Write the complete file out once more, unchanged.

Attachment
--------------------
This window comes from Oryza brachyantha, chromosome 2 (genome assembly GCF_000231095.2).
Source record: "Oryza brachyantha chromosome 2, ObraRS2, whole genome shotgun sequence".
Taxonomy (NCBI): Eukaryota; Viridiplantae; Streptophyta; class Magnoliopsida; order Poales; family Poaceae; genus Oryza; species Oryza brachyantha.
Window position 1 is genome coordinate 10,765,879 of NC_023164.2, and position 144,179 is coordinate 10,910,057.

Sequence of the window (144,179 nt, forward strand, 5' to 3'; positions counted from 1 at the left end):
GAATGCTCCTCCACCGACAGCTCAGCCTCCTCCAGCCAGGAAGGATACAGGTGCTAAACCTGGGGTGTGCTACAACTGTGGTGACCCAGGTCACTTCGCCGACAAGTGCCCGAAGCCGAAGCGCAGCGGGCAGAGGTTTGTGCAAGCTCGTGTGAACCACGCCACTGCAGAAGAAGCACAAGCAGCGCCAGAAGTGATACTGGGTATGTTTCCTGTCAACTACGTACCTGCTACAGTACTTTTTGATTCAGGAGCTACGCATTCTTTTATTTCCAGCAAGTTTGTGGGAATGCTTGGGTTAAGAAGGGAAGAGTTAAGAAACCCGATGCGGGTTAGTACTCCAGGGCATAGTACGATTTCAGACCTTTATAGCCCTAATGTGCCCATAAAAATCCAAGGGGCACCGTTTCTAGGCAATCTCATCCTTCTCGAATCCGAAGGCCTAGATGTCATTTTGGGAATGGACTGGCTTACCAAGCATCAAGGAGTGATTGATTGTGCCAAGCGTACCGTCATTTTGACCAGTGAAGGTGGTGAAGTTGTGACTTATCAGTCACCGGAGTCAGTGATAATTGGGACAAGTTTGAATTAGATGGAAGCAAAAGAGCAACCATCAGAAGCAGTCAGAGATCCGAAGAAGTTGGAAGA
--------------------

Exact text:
This window comes from Oryza brachyantha, chromosome 2 (genome assembly GCF_000231095.2).
Source record: "Oryza brachyantha chromosome 2, ObraRS2, whole genome shotgun sequence".
Taxonomy (NCBI): Eukaryota; Viridiplantae; Streptophyta; class Magnoliopsida; order Poales; family Poaceae; genus Oryza; species Oryza brachyantha.
Window position 1 is genome coordinate 10,765,879 of NC_023164.2, and position 144,179 is coordinate 10,910,057.

Sequence of the window (144,179 nt, forward strand, 5' to 3'; positions counted from 1 at the left end):
GAATGCTCCTCCACCGACAGCTCAGCCTCCTCCAGCCAGGAAGGATACAGGTGCTAAACCTGGGGTGTGCTACAACTGTGGTGACCCAGGTCACTTCGCCGACAAGTGCCCGAAGCCGAAGCGCAGCGGGCAGAGGTTTGTGCAAGCTCGTGTGAACCACGCCACTGCAGAAGAAGCACAAGCAGCGCCAGAAGTGATACTGGGTATGTTTCCTGTCAACTACGTACCTGCTACAGTACTTTTTGATTCAGGAGCTACGCATTCTTTTATTTCCAGCAAGTTTGTGGGAATGCTTGGGTTAAGAAGGGAAGAGTTAAGAAACCCGATGCGGGTTAGTACTCCAGGGCATAGTACGATTTCAGACCTTTATAGCCCTAATGTGCCCATAAAAATCCAAGGGGCACCGTTTCTAGGCAATCTCATCCTTCTCGAATCCGAAGGCCTAGATGTCATTTTGGGAATGGACTGGCTTACCAAGCATCAAGGAGTGATTGATTGTGCCAAGCGTACCGTCATTTTGACCAGTGAAGGTGGTGAAGTTGTGACTTATCAGTCACCGGAGTCAGTGATAATTGGGACAAGTTTGAATTAGATGGAAGCAAAAGAGCAACCATCAGAAGCAGTCAGAGATCCGAAGAAGTTGGAAGA